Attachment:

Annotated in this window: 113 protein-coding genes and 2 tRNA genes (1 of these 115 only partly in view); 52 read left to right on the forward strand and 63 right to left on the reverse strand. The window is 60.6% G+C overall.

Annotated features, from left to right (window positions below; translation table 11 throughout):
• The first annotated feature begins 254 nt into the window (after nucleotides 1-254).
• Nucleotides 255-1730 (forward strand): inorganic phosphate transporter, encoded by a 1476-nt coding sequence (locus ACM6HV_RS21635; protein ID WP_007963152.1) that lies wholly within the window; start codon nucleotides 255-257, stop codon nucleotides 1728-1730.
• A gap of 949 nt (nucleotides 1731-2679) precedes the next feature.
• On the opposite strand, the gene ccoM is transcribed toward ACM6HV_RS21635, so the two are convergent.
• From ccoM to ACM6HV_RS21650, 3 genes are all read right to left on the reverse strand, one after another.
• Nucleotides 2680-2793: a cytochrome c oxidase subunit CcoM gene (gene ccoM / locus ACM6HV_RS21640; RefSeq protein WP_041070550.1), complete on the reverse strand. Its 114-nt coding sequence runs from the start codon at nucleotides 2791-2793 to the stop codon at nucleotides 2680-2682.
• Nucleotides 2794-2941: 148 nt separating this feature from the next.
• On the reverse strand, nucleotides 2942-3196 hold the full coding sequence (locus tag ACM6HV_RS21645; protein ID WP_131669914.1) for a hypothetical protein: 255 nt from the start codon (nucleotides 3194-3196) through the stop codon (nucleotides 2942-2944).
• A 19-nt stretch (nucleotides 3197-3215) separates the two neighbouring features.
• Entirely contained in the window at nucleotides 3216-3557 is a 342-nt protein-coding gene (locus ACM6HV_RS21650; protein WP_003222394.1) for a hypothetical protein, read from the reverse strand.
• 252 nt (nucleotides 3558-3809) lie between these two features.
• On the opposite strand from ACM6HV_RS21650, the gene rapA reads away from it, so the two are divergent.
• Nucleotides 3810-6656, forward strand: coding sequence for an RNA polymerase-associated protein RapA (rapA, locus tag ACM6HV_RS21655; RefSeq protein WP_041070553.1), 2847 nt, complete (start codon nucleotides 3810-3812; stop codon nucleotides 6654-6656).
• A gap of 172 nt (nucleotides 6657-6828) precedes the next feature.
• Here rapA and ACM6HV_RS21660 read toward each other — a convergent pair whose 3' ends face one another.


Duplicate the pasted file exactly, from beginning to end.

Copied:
Annotated in this window: 113 protein-coding genes and 2 tRNA genes (1 of these 115 only partly in view); 52 read left to right on the forward strand and 63 right to left on the reverse strand. The window is 60.6% G+C overall.

Annotated features, from left to right (window positions below; translation table 11 throughout):
• The first annotated feature begins 254 nt into the window (after nucleotides 1-254).
• Nucleotides 255-1730 (forward strand): inorganic phosphate transporter, encoded by a 1476-nt coding sequence (locus ACM6HV_RS21635; protein ID WP_007963152.1) that lies wholly within the window; start codon nucleotides 255-257, stop codon nucleotides 1728-1730.
• A gap of 949 nt (nucleotides 1731-2679) precedes the next feature.
• On the opposite strand, the gene ccoM is transcribed toward ACM6HV_RS21635, so the two are convergent.
• From ccoM to ACM6HV_RS21650, 3 genes are all read right to left on the reverse strand, one after another.
• Nucleotides 2680-2793: a cytochrome c oxidase subunit CcoM gene (gene ccoM / locus ACM6HV_RS21640; RefSeq protein WP_041070550.1), complete on the reverse strand. Its 114-nt coding sequence runs from the start codon at nucleotides 2791-2793 to the stop codon at nucleotides 2680-2682.
• Nucleotides 2794-2941: 148 nt separating this feature from the next.
• On the reverse strand, nucleotides 2942-3196 hold the full coding sequence (locus tag ACM6HV_RS21645; protein ID WP_131669914.1) for a hypothetical protein: 255 nt from the start codon (nucleotides 3194-3196) through the stop codon (nucleotides 2942-2944).
• A 19-nt stretch (nucleotides 3197-3215) separates the two neighbouring features.
• Entirely contained in the window at nucleotides 3216-3557 is a 342-nt protein-coding gene (locus ACM6HV_RS21650; protein WP_003222394.1) for a hypothetical protein, read from the reverse strand.
• 252 nt (nucleotides 3558-3809) lie between these two features.
• On the opposite strand from ACM6HV_RS21650, the gene rapA reads away from it, so the two are divergent.
• Nucleotides 3810-6656, forward strand: coding sequence for an RNA polymerase-associated protein RapA (rapA, locus tag ACM6HV_RS21655; RefSeq protein WP_041070553.1), 2847 nt, complete (start codon nucleotides 3810-3812; stop codon nucleotides 6654-6656).
• A gap of 172 nt (nucleotides 6657-6828) precedes the next feature.
• Here rapA and ACM6HV_RS21660 read toward each other — a convergent pair whose 3' ends face one another.